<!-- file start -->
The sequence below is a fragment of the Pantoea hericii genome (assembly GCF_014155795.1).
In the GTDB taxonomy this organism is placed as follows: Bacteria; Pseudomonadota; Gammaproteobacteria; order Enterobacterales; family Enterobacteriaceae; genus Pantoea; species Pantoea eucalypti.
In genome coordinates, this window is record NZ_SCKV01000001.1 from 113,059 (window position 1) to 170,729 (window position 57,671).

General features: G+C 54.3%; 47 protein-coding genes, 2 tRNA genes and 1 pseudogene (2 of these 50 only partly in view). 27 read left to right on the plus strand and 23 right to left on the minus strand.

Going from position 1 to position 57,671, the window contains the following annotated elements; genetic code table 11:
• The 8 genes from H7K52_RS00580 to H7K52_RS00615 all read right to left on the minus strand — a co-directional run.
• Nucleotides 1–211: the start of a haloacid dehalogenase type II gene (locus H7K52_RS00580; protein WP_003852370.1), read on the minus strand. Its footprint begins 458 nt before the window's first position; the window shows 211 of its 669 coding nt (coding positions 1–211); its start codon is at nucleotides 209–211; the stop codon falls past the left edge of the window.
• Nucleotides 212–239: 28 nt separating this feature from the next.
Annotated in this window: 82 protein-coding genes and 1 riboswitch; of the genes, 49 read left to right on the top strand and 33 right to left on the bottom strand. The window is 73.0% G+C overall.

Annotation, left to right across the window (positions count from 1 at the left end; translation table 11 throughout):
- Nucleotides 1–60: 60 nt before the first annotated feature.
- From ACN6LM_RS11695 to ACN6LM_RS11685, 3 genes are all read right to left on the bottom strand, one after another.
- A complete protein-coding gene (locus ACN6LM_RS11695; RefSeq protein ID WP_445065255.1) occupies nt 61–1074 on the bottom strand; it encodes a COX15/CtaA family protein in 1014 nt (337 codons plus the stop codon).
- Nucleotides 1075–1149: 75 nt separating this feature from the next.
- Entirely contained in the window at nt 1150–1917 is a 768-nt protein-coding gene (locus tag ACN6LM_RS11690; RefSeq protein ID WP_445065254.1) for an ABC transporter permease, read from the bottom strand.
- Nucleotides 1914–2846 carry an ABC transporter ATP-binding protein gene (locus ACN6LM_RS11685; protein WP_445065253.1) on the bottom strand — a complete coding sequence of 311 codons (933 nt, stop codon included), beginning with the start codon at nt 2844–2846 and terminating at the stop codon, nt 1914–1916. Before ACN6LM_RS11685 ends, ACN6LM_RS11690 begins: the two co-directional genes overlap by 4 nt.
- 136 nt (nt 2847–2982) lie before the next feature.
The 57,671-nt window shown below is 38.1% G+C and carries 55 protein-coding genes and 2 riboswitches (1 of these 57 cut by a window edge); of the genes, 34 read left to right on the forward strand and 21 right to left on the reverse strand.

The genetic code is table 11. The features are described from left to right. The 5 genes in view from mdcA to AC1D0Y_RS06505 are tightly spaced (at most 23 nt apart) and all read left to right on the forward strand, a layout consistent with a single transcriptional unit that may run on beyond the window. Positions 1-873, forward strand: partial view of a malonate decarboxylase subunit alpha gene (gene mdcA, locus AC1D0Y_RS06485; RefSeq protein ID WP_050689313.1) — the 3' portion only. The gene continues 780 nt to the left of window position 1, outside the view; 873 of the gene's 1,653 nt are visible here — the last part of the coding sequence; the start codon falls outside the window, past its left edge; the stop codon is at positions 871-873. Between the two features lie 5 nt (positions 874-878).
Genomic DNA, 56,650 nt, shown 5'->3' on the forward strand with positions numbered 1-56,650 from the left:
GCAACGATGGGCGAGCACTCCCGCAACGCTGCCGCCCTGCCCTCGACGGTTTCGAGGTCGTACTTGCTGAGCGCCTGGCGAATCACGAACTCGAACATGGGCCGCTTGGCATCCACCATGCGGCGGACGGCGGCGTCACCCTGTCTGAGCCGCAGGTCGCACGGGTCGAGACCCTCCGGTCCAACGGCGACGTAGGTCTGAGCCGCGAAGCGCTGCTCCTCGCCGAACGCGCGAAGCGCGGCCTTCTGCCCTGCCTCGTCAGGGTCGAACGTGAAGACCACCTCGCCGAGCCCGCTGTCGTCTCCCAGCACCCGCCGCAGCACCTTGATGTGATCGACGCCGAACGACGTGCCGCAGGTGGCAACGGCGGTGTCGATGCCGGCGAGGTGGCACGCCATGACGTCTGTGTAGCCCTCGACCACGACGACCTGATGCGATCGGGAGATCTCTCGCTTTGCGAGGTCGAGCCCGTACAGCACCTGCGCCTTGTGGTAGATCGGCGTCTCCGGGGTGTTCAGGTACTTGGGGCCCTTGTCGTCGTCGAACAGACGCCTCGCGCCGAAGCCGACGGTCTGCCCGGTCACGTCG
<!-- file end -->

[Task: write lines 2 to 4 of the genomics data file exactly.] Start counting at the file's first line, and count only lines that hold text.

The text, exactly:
In the GTDB taxonomy this organism is placed as follows: Bacteria; Pseudomonadota; Gammaproteobacteria; order Enterobacterales; family Enterobacteriaceae; genus Pantoea; species Pantoea eucalypti.
In genome coordinates, this window is record NZ_SCKV01000001.1 from 113,059 (window position 1) to 170,729 (window position 57,671).

General features: G+C 54.3%; 47 protein-coding genes, 2 tRNA genes and 1 pseudogene (2 of these 50 only partly in view). 27 read left to right on the plus strand and 23 right to left on the minus strand.